Education vs. Advice, Knowing Where the Line is

Last Updated: December 18, 2013

Prior to 1996, many plan sponsors were not providing financial education because it wasn’t clear to what extent the provision of providing investment-related education or information might actually be considered providing investment advice, resulting in fiduciary responsibility and potential liability regarding participant-directed investments. In an effort to make a clear distinction between education and advice services, the DOL created the Interpretive Bulletin 96-1. The Bulletin sets forth four distinct safe harbors that allow advisers to provide retirement education to plan participants without it being considered investment advice.
Here is an overview of each of these four safe harbors: 1) Plan Information i. You may provide information and materials that inform a participant or beneficiary about the benefits of plan participation, the benefits of increasing plan contributions, the impact of preretirement withdrawals on retirement income, the terms of the plan, and the general operation of the plan. ii. Descriptions of investment alternatives under the plan may include information relating to the generic asset class of the investment alternatives. You may provide descriptions of investment objectives and philosophies, risk and return characteristics, historical return information, or related prospectuses. The information and materials provided must relate to the plan and plan participant, without reference to the appropriateness of any individual investment option for a particular participant under the plan. 2) General Financial and Investment Information You may discuss general financial and investment concepts, such as: i. Risk and return, diversification, compounded returns, and tax deferred investing. ii. Historic differences in rates of return between different asset classes (e.g. Stocks, Bonds, Cash) based on standard market indices. iii. Effects of inflation, future retirement income needs, risk tolerance and investment time horizons. 3) Asset Allocation Models You may provide information and materials (e.g. pie charts, graphs, or case studies) that include models of asset allocation portfolios of hypothetical individuals with different time horizons and risk profiles, made available to all plan participants and beneficiaries, where: i. The models are based on generally accepted investment theories that take the historic returns of different asset classes over a defined period into account, and ii. All material facts and assumptions on which the models are based must accompany the models, and iii. Where the models include a statement that indicates other investment alternatives with similar risk and return characteristics may be available under the plan, must specify where information on those investments may be obtained, and iv. The models must be accompanied by a statement indicating participants and beneficiaries should consider other assets, income, and investments in addition to their interests in the plan when applying particular asset allocation models. 4) Interactive Investment Models You may provide questionnaires, worksheets, software, and similar materials that provide a participant the means to estimate future retirement income needs and assess the impact of different asset allocations on retirement income where, i. Such materials are based on generally accepted investment theories that take into account the historic returns of different asset classes, and ii. There is objective correlation between the asset allocations generated by the materials and the information and data supplied by the participant, and iii. All material facts and assumptions that may affect a participant’s assessment of the different asset allocations accompany the materials or are specified by the participant, and iv. If an asset allocation generated by the materials identifies any specific investment alternative available under the plan, it is accompanied by a statement indicating that other investment alternatives with similar risk and return may be available under the plan, and where those alternatives may be found, and v. The materials either take into account or are accompanied by a statement indicating that in applying particular asset allocations to individual situations, participants should consider their other assets, income, and investments in addition to their interests in the plan. Our consultants are well-versed in DOL Interpretive Bulletin 96-1’s educational standards, which helps protect employers from findings that could subject them to unwarranted penalties or claims. As salaried, non-commissioned, employees the RetireAdvisers® team is able to provide education and advice based solely on participants’ best interest to help them prepare for retirement. For more information on the DOL’s Interpretive Bulletin 96-1 and understanding its educational standards to protect from penalties, contact the RetireAdvisers® team at Pension Consultants. * PCI’s archived blog entries are dated, the rules and statutes referenced may have changed. The analysis or guidance within these blog entries may have become stale, dated, or no longer accurate. PCI will not update or change these entries to reflect the latest analysis or development.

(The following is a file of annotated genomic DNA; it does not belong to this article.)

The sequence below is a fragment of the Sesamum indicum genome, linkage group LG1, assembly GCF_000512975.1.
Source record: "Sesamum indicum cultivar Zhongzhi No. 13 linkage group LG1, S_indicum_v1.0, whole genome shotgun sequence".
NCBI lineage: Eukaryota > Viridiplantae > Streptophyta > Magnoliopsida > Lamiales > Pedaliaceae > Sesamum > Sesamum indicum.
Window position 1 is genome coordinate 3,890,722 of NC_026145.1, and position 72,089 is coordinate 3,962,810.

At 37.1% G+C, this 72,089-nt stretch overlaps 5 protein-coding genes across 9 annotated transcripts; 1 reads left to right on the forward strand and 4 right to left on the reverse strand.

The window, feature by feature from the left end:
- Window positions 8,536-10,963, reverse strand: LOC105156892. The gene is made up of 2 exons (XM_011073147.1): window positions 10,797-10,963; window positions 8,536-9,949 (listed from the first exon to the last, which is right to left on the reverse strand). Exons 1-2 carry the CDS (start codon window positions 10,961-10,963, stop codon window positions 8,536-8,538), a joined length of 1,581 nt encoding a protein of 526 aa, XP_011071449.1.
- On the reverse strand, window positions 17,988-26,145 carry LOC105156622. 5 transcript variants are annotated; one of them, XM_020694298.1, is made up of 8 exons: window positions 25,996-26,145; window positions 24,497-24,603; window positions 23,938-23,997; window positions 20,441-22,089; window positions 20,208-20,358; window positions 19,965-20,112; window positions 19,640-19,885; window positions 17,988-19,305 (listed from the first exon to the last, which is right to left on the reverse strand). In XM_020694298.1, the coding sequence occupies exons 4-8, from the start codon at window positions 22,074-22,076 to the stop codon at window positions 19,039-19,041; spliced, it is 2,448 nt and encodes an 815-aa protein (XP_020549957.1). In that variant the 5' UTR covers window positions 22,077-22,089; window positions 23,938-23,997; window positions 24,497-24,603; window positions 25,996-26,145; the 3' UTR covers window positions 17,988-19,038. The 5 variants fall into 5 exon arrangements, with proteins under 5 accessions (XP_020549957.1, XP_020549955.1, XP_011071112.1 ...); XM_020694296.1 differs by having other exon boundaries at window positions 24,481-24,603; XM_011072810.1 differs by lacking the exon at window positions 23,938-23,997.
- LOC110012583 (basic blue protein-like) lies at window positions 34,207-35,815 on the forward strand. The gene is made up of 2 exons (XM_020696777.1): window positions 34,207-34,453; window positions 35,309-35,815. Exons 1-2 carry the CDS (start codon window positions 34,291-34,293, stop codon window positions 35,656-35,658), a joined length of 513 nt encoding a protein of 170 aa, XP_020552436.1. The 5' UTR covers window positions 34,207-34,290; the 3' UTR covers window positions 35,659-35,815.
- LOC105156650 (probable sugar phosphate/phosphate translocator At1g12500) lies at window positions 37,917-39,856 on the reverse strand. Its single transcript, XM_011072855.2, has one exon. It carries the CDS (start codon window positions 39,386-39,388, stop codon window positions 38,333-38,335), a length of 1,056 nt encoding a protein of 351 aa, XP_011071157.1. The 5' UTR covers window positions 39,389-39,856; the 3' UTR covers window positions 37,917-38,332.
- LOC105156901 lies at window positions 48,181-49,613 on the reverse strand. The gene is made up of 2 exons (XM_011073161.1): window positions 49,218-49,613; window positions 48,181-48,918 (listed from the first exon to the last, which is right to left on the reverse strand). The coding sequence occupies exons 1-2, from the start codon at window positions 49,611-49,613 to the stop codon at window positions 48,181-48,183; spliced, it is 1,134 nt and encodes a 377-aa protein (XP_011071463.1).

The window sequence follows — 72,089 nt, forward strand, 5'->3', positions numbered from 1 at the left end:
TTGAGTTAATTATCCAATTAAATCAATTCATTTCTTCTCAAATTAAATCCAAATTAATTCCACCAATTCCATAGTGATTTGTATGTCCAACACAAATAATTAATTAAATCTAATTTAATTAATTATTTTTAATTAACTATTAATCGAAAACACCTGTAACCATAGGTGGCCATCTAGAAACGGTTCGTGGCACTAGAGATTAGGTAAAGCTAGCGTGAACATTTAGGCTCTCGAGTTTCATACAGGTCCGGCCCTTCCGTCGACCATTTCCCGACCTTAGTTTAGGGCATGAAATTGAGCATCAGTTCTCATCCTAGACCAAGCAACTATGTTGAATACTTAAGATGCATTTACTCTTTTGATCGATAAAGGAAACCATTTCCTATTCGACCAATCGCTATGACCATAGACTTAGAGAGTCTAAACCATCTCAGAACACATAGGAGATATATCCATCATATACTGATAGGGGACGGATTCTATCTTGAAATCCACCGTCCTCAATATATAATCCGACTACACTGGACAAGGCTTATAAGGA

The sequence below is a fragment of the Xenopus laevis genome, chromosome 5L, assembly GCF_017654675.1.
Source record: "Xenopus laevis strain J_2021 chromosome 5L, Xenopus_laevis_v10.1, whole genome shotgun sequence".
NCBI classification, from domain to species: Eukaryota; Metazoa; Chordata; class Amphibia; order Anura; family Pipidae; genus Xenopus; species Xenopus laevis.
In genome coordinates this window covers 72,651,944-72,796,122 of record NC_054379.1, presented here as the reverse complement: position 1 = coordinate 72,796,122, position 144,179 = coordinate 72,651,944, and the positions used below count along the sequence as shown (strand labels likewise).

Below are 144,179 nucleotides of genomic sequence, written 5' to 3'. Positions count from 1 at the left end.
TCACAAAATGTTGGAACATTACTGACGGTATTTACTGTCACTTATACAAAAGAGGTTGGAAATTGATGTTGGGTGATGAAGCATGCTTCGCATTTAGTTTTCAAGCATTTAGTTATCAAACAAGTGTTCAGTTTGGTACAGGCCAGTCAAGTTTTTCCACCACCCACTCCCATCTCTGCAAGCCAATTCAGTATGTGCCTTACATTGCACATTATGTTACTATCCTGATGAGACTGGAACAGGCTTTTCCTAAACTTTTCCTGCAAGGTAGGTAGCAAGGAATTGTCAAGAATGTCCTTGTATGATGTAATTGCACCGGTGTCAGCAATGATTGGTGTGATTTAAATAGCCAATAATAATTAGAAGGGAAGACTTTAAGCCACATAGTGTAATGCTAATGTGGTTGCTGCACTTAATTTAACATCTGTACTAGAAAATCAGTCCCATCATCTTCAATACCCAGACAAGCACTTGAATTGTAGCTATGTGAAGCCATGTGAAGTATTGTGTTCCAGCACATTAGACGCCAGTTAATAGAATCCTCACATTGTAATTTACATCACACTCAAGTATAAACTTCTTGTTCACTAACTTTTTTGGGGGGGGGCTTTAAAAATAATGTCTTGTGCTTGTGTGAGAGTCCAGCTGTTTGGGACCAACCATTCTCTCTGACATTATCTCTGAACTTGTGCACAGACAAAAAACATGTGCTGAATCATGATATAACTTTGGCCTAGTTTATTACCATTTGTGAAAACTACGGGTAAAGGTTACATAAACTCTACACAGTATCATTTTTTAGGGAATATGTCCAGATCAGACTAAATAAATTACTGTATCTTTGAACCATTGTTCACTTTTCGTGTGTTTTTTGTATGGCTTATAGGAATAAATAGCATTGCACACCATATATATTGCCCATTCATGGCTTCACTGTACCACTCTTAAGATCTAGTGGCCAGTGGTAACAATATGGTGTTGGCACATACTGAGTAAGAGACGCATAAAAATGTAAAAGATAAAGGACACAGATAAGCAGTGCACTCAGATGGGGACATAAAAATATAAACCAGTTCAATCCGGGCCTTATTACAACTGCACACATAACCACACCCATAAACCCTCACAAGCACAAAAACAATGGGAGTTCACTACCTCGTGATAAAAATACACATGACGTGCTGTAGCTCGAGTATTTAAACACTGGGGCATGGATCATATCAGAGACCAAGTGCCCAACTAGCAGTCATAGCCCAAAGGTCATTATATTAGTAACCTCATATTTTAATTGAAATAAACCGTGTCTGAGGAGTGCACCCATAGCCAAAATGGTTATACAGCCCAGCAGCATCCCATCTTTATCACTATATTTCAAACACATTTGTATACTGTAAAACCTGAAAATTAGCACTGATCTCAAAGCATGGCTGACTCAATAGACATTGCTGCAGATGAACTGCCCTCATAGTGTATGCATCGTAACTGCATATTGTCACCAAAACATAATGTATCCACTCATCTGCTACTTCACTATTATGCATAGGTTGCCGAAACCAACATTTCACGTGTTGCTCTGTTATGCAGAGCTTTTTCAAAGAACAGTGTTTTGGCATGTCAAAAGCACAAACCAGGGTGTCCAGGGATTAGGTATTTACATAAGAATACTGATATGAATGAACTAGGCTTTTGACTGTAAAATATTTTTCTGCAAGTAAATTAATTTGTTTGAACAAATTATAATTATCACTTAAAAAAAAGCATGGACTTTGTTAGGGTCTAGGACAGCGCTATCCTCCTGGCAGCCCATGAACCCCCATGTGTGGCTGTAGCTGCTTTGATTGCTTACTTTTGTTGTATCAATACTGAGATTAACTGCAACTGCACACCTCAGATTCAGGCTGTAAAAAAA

Pension Consultants, Inc.



Read The First Chapter

Learn what it takes to build a successful retirement plan so your employees can retire on time and with dignity. A must read for any fiduciary.

We promise to never spam you or sell your information. For more, read our privacy policy or terms and conditions



A good plan measures
three key elements:
investments, and fees.


A good plan serves
employees and


Fiduciaries have a
responsibility to make
reasonable decisions
with their employees’
best interests in mind.

Ready to Evaluate Your Plan’s Performance?

How we can help


Speak with an adviser who can evaluate your plan in the three critical areas.


Understand how your current plan is performing.


Learn what you can do to improve your plan’s performance.